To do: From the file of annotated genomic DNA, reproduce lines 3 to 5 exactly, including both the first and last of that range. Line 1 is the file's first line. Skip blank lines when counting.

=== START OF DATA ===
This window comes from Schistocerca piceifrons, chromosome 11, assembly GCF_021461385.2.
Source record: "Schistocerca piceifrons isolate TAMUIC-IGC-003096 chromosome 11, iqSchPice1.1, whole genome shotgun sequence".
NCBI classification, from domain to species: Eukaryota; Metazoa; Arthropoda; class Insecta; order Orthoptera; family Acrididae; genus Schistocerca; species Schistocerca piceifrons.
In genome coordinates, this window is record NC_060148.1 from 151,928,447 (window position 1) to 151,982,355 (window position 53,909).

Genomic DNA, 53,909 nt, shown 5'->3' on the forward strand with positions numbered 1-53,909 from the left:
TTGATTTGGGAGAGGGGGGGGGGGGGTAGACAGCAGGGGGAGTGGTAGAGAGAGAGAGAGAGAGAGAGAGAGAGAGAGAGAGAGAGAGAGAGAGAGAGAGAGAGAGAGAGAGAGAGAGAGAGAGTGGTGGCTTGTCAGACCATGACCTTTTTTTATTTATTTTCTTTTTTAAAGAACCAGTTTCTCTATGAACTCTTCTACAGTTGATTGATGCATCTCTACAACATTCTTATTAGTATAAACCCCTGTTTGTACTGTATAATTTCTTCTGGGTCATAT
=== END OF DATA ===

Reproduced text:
NCBI classification, from domain to species: Eukaryota; Metazoa; Arthropoda; class Insecta; order Orthoptera; family Acrididae; genus Schistocerca; species Schistocerca piceifrons.
In genome coordinates, this window is record NC_060148.1 from 151,928,447 (window position 1) to 151,982,355 (window position 53,909).

Genomic DNA, 53,909 nt, shown 5'->3' on the forward strand with positions numbered 1-53,909 from the left: